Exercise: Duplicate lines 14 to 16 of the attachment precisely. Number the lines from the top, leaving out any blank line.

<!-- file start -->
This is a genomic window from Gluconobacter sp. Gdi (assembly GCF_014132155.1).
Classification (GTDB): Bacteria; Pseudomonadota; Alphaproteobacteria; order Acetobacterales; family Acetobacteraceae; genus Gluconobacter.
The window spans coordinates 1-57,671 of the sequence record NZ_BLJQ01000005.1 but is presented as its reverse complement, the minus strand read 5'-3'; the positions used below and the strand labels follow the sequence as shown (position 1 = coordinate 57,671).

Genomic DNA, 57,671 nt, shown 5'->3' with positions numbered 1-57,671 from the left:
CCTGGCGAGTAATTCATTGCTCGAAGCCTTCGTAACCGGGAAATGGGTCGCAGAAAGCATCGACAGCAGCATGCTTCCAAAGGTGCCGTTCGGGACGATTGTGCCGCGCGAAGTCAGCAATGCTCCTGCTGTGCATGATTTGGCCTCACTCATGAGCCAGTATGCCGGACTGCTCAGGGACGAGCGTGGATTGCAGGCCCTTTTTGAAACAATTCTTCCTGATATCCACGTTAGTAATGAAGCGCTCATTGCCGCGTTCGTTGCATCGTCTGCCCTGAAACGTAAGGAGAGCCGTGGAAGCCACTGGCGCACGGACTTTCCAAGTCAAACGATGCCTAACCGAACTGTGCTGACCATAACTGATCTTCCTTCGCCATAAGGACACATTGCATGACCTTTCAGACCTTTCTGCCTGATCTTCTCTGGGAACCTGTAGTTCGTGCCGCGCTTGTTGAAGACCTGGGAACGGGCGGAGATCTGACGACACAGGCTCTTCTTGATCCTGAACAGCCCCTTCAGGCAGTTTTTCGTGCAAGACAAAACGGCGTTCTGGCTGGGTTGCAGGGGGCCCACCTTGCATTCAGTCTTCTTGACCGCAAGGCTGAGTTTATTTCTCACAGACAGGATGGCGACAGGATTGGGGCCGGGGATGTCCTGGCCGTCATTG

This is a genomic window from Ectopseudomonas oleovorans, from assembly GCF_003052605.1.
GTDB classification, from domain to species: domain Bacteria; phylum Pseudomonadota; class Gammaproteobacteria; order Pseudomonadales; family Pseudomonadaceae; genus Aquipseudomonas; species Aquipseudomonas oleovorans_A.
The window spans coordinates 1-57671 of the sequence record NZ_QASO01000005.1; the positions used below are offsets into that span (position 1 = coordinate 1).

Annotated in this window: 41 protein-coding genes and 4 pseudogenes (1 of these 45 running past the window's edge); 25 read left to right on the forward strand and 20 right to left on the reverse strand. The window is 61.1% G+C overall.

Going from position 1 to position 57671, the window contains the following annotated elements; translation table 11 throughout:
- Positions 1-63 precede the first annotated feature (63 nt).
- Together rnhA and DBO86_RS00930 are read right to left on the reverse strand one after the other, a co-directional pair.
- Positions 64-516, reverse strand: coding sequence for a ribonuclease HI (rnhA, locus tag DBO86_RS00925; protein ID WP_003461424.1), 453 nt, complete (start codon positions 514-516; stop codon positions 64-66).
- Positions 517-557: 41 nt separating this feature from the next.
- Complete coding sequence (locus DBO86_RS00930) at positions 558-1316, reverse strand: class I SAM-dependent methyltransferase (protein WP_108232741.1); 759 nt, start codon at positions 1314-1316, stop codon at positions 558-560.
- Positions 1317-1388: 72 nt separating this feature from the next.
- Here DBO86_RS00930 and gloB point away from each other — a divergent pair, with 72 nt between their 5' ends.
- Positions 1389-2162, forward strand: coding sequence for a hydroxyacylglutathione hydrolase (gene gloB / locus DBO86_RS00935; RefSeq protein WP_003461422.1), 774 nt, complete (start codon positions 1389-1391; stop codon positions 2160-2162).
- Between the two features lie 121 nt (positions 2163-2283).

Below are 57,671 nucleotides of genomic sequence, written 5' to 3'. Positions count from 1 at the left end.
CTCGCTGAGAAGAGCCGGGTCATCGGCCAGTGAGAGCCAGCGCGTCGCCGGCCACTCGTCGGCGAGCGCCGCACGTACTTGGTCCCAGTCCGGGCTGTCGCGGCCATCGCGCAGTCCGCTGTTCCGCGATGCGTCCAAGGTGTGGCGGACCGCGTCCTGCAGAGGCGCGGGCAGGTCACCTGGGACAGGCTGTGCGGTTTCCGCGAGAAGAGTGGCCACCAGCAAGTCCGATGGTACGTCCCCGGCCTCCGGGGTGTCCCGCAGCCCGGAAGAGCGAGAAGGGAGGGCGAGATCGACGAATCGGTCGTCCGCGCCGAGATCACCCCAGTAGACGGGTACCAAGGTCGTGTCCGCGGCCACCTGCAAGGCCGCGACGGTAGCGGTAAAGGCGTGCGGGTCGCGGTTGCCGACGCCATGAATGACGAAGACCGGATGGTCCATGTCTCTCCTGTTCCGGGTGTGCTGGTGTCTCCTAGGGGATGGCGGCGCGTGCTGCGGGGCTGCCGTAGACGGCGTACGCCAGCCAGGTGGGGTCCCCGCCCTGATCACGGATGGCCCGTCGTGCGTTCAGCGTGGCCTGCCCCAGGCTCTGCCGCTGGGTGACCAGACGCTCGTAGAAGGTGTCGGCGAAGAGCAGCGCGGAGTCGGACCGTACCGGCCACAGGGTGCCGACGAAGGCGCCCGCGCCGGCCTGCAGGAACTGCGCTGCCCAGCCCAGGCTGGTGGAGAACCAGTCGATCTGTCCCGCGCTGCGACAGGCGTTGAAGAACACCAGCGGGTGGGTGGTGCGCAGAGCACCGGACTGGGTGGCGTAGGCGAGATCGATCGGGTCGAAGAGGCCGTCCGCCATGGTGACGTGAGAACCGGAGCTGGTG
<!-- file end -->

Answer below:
- Positions 517-557: 41 nt separating this feature from the next.
- Complete coding sequence (locus DBO86_RS00930) at positions 558-1316, reverse strand: class I SAM-dependent methyltransferase (protein WP_108232741.1); 759 nt, start codon at positions 1314-1316, stop codon at positions 558-560.
- Positions 1317-1388: 72 nt separating this feature from the next.